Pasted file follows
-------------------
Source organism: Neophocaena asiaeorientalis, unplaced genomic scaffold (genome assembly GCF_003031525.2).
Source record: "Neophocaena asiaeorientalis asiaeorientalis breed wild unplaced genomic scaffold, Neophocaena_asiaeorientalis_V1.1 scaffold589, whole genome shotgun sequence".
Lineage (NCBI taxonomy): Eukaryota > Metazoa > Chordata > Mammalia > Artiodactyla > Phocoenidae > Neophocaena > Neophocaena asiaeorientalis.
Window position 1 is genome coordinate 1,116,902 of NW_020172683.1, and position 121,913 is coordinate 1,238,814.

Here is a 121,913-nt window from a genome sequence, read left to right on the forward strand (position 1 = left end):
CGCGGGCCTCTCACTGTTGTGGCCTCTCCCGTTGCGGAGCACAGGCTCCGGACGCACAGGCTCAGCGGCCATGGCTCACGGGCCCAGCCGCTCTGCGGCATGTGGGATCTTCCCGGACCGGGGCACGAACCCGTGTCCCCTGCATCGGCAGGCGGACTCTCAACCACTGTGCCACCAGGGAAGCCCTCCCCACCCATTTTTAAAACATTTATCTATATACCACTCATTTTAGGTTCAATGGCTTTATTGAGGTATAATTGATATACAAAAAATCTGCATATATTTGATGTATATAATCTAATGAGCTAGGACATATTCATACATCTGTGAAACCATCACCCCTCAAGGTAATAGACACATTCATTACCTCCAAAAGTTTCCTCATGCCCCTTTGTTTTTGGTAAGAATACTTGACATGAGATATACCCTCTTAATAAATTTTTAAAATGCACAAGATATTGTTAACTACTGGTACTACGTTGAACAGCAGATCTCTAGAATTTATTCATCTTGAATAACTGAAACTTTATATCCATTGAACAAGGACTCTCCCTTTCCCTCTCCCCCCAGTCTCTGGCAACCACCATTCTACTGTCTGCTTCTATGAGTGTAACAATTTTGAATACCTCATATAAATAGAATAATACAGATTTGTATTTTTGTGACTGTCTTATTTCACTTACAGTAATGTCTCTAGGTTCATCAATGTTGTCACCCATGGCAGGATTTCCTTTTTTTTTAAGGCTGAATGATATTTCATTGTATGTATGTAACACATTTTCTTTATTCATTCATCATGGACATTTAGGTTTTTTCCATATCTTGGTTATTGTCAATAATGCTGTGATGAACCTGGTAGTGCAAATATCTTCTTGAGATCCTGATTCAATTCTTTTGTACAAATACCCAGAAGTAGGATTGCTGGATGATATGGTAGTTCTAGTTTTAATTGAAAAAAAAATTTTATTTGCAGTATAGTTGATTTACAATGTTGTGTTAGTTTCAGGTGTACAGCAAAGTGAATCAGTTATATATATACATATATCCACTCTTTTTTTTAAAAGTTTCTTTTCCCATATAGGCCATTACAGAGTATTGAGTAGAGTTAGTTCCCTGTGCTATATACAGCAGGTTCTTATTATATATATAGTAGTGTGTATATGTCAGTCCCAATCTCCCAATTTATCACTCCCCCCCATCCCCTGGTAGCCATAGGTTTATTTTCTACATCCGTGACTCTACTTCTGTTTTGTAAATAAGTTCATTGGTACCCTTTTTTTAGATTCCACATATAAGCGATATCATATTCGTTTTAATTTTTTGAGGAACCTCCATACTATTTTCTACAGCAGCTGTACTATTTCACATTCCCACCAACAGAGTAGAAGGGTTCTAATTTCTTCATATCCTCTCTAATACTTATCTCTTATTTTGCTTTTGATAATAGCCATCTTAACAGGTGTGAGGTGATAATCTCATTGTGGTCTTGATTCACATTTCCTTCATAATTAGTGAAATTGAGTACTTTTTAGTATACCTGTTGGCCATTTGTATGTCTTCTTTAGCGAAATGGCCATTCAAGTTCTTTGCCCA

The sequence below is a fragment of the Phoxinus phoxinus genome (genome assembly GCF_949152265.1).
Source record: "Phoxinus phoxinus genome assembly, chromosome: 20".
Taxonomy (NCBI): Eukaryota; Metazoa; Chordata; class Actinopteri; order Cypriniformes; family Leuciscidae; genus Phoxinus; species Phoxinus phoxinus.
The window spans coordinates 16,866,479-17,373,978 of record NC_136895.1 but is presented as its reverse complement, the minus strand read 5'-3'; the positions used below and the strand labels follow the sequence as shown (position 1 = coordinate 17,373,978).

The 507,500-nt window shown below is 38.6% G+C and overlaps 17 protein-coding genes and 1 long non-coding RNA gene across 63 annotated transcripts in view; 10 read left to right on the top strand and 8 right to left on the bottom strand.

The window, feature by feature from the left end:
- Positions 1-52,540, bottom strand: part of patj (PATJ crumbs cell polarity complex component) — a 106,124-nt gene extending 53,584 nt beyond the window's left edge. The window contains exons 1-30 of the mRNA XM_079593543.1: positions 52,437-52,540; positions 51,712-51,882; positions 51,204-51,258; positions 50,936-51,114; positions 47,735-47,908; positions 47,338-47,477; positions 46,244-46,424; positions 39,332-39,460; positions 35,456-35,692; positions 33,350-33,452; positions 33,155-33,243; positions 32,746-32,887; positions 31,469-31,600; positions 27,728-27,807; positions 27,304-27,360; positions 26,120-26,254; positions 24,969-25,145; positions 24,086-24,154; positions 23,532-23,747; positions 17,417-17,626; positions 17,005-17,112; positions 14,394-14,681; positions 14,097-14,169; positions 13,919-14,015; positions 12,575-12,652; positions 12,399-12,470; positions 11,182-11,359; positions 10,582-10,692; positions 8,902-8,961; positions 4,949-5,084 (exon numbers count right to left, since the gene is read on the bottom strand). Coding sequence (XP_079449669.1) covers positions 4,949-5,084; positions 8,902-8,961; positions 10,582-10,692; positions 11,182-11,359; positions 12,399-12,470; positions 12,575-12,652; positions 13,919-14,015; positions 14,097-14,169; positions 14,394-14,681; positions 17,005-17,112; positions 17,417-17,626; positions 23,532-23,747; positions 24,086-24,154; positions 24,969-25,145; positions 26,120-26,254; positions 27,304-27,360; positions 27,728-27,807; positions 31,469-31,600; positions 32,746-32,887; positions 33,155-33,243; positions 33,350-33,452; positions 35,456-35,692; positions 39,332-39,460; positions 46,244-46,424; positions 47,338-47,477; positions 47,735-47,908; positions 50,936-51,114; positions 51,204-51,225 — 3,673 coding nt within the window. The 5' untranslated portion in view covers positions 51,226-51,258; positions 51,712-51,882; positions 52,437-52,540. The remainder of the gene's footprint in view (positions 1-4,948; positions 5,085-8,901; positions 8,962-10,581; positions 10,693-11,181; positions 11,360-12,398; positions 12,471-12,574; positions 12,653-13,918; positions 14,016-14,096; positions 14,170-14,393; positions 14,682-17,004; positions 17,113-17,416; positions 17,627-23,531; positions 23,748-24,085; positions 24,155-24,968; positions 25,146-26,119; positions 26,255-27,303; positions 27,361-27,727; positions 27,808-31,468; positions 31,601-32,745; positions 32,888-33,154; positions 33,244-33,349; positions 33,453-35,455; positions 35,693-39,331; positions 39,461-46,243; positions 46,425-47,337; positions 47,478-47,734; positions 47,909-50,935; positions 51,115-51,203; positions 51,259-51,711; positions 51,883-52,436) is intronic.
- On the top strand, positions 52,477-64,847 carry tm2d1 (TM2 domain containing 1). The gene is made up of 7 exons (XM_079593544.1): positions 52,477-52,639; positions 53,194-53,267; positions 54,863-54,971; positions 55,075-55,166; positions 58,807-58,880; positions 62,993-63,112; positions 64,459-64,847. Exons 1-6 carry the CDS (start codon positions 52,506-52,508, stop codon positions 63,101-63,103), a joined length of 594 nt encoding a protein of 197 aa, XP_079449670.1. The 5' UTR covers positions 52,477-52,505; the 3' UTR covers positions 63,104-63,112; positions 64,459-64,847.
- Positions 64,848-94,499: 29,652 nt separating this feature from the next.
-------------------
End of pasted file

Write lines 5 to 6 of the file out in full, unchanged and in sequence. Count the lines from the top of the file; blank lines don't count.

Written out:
Here is a 121,913-nt window from a genome sequence, read left to right on the forward strand (position 1 = left end):
CGCGGGCCTCTCACTGTTGTGGCCTCTCCCGTTGCGGAGCACAGGCTCCGGACGCACAGGCTCAGCGGCCATGGCTCACGGGCCCAGCCGCTCTGCGGCATGTGGGATCTTCCCGGACCGGGGCACGAACCCGTGTCCCCTGCATCGGCAGGCGGACTCTCAACCACTGTGCCACCAGGGAAGCCCTCCCCACCCATTTTTAAAACATTTATCTATATACCACTCATTTTAGGTTCAATGGCTTTATTGAGGTATAATTGATATACAAAAAATCTGCATATATTTGATGTATATAATCTAATGAGCTAGGACATATTCATACATCTGTGAAACCATCACCCCTCAAGGTAATAGACACATTCATTACCTCCAAAAGTTTCCTCATGCCCCTTTGTTTTTGGTAAGAATACTTGACATGAGATATACCCTCTTAATAAATTTTTAAAATGCACAAGATATTGTTAACTACTGGTACTACGTTGAACAGCAGATCTCTAGAATTTATTCATCTTGAATAACTGAAACTTTATATCCATTGAACAAGGACTCTCCCTTTCCCTCTCCCCCCAGTCTCTGGCAACCACCATTCTACTGTCTGCTTCTATGAGTGTAACAATTTTGAATACCTCATATAAATAGAATAATACAGATTTGTATTTTTGTGACTGTCTTATTTCACTTACAGTAATGTCTCTAGGTTCATCAATGTTGTCACCCATGGCAGGATTTCCTTTTTTTTTAAGGCTGAATGATATTTCATTGTATGTATGTAACACATTTTCTTTATTCATTCATCATGGACATTTAGGTTTTTTCCATATCTTGGTTATTGTCAATAATGCTGTGATGAACCTGGTAGTGCAAATATCTTCTTGAGATCCTGATTCAATTCTTTTGTACAAATACCCAGAAGTAGGATTGCTGGATGATATGGTAGTTCTAGTTTTAATTGAAAAAAAAATTTTATTTGCAGTATAGTTGATTTACAATGTTGTGTTAGTTTCAGGTGTACAGCAAAGTGAATCAGTTATATATATACATATATCCACTCTTTTTTTTAAAAGTTTCTTTTCCCATATAGGCCATTACAGAGTATTGAGTAGAGTTAGTTCCCTGTGCTATATACAGCAGGTTCTTATTATATATATAGTAGTGTGTATATGTCAGTCCCAATCTCCCAATTTATCACTCCCCCCCATCCCCTGGTAGCCATAGGTTTATTTTCTACATCCGTGACTCTACTTCTGTTTTGTAAATAAGTTCATTGGTACCCTTTTTTTAGATTCCACATATAAGCGATATCATATTCGTTTTAATTTTTTGAGGAACCTCCATACTATTTTCTACAGCAGCTGTACTATTTCACATTCCCACCAACAGAGTAGAAGGGTTCTAATTTCTTCATATCCTCTCTAATACTTATCTCTTATTTTGCTTTTGATAATAGCCATCTTAACAGGTGTGAGGTGATAATCTCATTGTGGTCTTGATTCACATTTCCTTCATAATTAGTGAAATTGAGTACTTTTTAGTATACCTGTTGGCCATTTGTATGTCTTCTTTAGCGAAATGGCCATTCAAGTTCTTTGCCCA